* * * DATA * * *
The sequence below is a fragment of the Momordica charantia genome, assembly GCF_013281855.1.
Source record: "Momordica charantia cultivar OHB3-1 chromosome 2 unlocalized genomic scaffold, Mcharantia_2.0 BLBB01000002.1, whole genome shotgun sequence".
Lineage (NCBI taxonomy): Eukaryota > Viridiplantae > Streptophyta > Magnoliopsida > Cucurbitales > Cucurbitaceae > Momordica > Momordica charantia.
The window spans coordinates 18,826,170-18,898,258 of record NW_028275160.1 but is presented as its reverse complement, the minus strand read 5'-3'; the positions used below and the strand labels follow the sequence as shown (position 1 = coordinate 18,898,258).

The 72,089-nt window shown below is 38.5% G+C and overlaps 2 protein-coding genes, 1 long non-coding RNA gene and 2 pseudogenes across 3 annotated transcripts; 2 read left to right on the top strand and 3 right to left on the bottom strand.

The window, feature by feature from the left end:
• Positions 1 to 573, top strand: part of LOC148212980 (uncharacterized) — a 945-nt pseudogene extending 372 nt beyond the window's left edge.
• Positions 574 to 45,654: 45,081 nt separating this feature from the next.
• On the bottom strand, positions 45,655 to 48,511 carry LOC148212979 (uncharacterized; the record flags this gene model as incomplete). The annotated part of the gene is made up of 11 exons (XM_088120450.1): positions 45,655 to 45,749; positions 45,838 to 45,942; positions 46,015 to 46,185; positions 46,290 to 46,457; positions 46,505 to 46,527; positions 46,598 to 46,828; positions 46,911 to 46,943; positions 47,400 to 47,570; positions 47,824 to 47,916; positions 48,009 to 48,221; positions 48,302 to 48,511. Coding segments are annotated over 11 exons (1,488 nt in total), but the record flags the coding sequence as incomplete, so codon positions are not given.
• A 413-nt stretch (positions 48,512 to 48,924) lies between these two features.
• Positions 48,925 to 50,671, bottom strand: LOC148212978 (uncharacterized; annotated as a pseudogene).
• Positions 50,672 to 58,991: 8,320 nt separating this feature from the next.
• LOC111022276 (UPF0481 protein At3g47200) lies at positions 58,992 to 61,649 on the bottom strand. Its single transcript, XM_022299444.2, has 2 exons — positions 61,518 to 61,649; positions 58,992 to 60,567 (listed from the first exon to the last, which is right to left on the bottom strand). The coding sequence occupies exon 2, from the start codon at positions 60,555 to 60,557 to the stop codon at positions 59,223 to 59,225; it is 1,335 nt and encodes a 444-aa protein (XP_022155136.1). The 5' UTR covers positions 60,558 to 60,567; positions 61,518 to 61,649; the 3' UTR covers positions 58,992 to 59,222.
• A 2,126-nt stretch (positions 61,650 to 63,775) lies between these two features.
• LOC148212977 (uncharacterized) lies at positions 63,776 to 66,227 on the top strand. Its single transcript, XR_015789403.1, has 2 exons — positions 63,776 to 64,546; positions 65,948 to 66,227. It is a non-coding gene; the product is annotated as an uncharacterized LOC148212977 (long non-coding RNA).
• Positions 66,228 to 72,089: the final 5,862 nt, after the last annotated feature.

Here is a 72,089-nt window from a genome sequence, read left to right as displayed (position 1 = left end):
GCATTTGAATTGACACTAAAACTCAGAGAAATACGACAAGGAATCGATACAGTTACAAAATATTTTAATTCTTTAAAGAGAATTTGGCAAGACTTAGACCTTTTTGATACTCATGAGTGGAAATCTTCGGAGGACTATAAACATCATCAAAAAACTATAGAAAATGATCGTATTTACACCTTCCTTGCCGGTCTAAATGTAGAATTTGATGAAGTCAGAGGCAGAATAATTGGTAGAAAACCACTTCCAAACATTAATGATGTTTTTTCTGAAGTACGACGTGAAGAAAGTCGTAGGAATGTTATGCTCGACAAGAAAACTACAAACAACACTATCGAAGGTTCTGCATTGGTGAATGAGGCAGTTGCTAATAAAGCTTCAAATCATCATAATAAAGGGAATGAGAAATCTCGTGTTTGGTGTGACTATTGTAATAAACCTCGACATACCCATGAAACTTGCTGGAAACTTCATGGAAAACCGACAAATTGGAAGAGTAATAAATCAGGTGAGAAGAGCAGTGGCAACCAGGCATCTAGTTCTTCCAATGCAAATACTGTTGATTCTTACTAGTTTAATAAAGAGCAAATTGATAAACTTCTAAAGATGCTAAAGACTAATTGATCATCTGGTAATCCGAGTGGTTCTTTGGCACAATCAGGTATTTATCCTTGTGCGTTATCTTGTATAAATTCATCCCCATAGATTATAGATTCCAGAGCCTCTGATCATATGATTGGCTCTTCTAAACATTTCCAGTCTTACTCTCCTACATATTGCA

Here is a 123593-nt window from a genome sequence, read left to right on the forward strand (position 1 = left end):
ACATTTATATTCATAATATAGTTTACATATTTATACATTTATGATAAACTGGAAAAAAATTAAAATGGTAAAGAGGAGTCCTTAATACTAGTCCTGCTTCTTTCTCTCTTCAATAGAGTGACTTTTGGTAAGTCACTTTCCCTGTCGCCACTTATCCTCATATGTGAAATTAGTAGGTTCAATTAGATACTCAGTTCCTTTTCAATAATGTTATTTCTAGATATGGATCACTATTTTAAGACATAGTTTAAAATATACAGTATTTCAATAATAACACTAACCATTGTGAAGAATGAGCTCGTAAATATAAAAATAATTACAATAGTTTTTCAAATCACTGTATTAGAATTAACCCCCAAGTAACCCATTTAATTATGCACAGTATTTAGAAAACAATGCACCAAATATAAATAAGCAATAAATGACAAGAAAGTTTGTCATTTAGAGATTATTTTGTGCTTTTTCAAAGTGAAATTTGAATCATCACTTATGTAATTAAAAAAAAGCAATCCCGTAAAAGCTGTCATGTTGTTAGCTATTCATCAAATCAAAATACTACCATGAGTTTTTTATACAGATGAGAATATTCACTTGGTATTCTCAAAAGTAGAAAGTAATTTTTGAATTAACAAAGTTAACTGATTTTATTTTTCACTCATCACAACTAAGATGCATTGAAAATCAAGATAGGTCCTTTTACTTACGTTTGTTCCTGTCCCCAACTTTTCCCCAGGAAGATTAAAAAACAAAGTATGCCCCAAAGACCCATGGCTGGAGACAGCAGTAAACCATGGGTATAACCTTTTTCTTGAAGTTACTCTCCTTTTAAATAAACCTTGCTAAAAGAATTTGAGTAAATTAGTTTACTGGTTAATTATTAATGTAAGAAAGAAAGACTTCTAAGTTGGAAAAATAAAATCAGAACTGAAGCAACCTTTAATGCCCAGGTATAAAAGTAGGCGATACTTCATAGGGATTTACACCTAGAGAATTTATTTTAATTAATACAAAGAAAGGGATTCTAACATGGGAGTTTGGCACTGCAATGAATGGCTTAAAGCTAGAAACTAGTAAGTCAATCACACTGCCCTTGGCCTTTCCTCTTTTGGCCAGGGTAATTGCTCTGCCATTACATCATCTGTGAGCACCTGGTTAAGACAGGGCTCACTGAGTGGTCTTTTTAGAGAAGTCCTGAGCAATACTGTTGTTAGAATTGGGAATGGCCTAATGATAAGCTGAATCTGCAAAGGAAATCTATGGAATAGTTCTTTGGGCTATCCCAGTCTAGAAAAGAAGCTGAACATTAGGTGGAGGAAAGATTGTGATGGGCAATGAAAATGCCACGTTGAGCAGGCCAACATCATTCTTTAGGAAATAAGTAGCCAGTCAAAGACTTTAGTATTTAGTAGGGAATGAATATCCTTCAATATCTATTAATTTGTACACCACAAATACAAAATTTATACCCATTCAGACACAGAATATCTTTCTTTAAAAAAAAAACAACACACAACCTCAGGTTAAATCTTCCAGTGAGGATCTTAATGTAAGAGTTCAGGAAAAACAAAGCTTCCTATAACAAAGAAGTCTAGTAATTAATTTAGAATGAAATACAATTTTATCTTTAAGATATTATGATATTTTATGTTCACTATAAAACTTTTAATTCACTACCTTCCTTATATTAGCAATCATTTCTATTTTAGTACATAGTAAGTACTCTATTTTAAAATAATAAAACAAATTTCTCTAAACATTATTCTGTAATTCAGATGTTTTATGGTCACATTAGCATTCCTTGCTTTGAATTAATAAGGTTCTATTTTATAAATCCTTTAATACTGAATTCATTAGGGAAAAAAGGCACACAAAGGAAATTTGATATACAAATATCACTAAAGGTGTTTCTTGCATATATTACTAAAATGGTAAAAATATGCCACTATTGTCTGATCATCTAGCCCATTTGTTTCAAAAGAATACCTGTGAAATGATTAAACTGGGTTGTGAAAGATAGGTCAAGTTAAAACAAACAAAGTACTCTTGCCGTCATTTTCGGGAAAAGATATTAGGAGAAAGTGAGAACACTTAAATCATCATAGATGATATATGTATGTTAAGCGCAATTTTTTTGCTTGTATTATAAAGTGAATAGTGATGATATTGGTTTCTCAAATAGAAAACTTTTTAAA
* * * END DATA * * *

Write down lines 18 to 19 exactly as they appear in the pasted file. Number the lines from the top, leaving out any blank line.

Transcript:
GCATTTGAATTGACACTAAAACTCAGAGAAATACGACAAGGAATCGATACAGTTACAAAATATTTTAATTCTTTAAAGAGAATTTGGCAAGACTTAGACCTTTTTGATACTCATGAGTGGAAATCTTCGGAGGACTATAAACATCATCAAAAAACTATAGAAAATGATCGTATTTACACCTTCCTTGCCGGTCTAAATGTAGAATTTGATGAAGTCAGAGGCAGAATAATTGGTAGAAAACCACTTCCAAACATTAATGATGTTTTTTCTGAAGTACGACGTGAAGAAAGTCGTAGGAATGTTATGCTCGACAAGAAAACTACAAACAACACTATCGAAGGTTCTGCATTGGTGAATGAGGCAGTTGCTAATAAAGCTTCAAATCATCATAATAAAGGGAATGAGAAATCTCGTGTTTGGTGTGACTATTGTAATAAACCTCGACATACCCATGAAACTTGCTGGAAACTTCATGGAAAACCGACAAATTGGAAGAGTAATAAATCAGGTGAGAAGAGCAGTGGCAACCAGGCATCTAGTTCTTCCAATGCAAATACTGTTGATTCTTACTAGTTTAATAAAGAGCAAATTGATAAACTTCTAAAGATGCTAAAGACTAATTGATCATCTGGTAATCCGAGTGGTTCTTTGGCACAATCAGGTATTTATCCTTGTGCGTTATCTTGTATAAATTCATCCCCATAGATTATAGATTCCAGAGCCTCTGATCATATGATTGGCTCTTCTAAACATTTCCAGTCTTACTCTCCTACATATTGCA

Here is a 123593-nt window from a genome sequence, read left to right on the forward strand (position 1 = left end):